- The Washington Times - Monday, May 12, 2003

Sen. John Kerry has the most liberal voting record on defense legislation of all of his Senate rivals for the Democratic presidential nomination, according to several advocacy groups that rate lawmakers’ votes.

The Americans for Democratic Action, one of the nation’s oldest and most liberal advocacy organizations, gives the Massachusetts Democrat a stellar 93 percent score for the votes he has cast on national security amendments and bills during his Senate career — from questioning antimissile defense systems to supporting nuclear test-ban treaties. His grade is by far the most liberal among the top tier of Senate Democratic candidates seeking their party’s nomination for president in 2004.

According to the ADA’s scorecard, Mr. Kerry’s nearest rival for the most liberal score was Sen. John Edwards of North Carolina, who received a grade of 71.5 percent, followed by Sens. Joe Lieberman of Connecticut, 51 percent, and Bob Graham of Florida, 48 percent.

With the exception of Mr. Graham, all of these senators voted to approve the use of military force in the war in Iraq.

Former Sen. Carol Moseley-Braun of Illinois, who opposed going to war, compiled an 88 percent liberal vote score during her congressional career, the ADA said.

Among the Democratic presidential candidates in the House, Rep. Dennis J. Kucinich of Ohio, a bitter foe of the war, scored a perfect 100 percent ADA grade, while Rep. Richard A. Gephardt of Missouri, who helped to write Mr. Bush’s war resolution, received a score of 60 percent.

Mr. Kerry also has received high liberal scores from the Council for a Livable World for his votes in favor of arms control, test bans and other initiatives pushed by peace activists. His scores ranged from a perfect grade of 100 to the 90s and high 80s during the past decade, the council’s scorekeeping records showed.

“Kerry has a very good record as far as we’re concerned. On issues we have looked at such as missile defense, building Cold War weapons, some votes on arms control treaties, Kerry has been very supportive of our positions,” said John Isaacs, president of the council.

“Lieberman is the most conservative on national security issues, much more hawkish,” Mr. Isaacs said.

Mr. Kerry, the acknowledged front-runner for his party’s nomination, has sought to strengthen his image on national defense in the past two years. While he supported the president’s decision to send troops into Iraq, he also has been a severe critic of the way Mr. Bush handled the diplomatic effort to build a broader international coalition to support the war.

He has been a critic of a national missile defense system ever since it was proposed by President Reagan, though he voted in 2001 to give Mr. Bush the funding he sought to further test and develop antimissile missiles.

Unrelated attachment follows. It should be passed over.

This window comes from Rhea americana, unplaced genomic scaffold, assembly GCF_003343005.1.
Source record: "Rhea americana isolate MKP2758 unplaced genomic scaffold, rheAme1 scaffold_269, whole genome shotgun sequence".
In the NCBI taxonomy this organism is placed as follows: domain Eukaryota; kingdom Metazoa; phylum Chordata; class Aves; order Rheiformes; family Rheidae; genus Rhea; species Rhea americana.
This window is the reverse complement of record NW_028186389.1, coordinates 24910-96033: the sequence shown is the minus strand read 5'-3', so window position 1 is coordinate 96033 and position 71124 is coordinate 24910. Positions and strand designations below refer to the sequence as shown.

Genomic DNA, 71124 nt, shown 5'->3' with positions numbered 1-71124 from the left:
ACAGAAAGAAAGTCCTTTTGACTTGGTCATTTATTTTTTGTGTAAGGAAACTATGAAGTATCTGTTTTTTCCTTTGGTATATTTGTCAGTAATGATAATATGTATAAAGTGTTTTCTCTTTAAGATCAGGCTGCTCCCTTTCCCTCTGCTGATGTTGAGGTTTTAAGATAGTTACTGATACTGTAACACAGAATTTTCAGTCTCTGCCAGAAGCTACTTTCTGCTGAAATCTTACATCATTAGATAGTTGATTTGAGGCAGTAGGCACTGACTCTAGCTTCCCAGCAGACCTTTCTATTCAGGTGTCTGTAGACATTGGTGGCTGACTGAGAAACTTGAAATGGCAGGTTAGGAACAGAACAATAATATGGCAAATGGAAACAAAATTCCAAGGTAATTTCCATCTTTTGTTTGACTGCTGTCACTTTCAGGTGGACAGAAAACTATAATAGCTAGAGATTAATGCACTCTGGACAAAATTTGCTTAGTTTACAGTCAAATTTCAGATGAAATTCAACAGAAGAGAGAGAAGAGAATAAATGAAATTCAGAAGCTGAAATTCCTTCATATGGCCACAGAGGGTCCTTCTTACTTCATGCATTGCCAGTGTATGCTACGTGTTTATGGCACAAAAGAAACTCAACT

Mr. Kerry, former Vermont Gov. Howard Dean and their more liberal Democratic rivals for the nomination were lectured sternly earlier this month by Mr. Lieberman, who accused Mr. Kerry of being “ambivalent” about going to war in Iraq and trying to play both sides of the issue to appeal to the party’s large antiwar base.

“No Democrat will be elected president in 2004 who is not strong on defense, and this war was a test of that,” Mr. Lieberman told his fellow Democrats during a campaign debate in Columbia, S.C., on May 3.

“How can we win this election if we send a message of weakness on defense and security after September 11, 2001, to the American people?” he asked.

Ever since the 2001 terrorist attacks, opinion polls regularly have shown national security and defense issues are one of the top concerns among voters, just behind the economy and jobs. These same polls show voters by a sizable margin trust Mr. Bush more than the Democrats to protect the country.

Mr. Kerry’s voting record receives low marks from conservative advocacy groups pushing for stronger defense programs.

One of the most conservative congressional scorekeepers on national security issues is the Center for Security Policy, which gives Mr. Kerry a failing grade of 10 for his defense votes during the past five years in the Senate.

A sampling of the Senate votes tracked by the center that went into Mr. Kerry’s grade included:

A 1998 vote to continue a Democratic filibuster to block a bill that proposed to deploy a national missile defense system as soon as it was technologically feasible.

A 2000 vote for a Democratic amendment that sought to restrict development of an antimissile defense system by imposing tougher testing mandates and bringing the entire Pentagon program under the review of an “independent panel.”

But in the past two years, since the terrorist attacks, Mr. Kerry has become more conservative in his votes on getting tough with Iraq. Last year, he voted against a Democratic amendment to authorize the use of force in Iraq only if it was approved by a new resolution in the U.N. Security Council.


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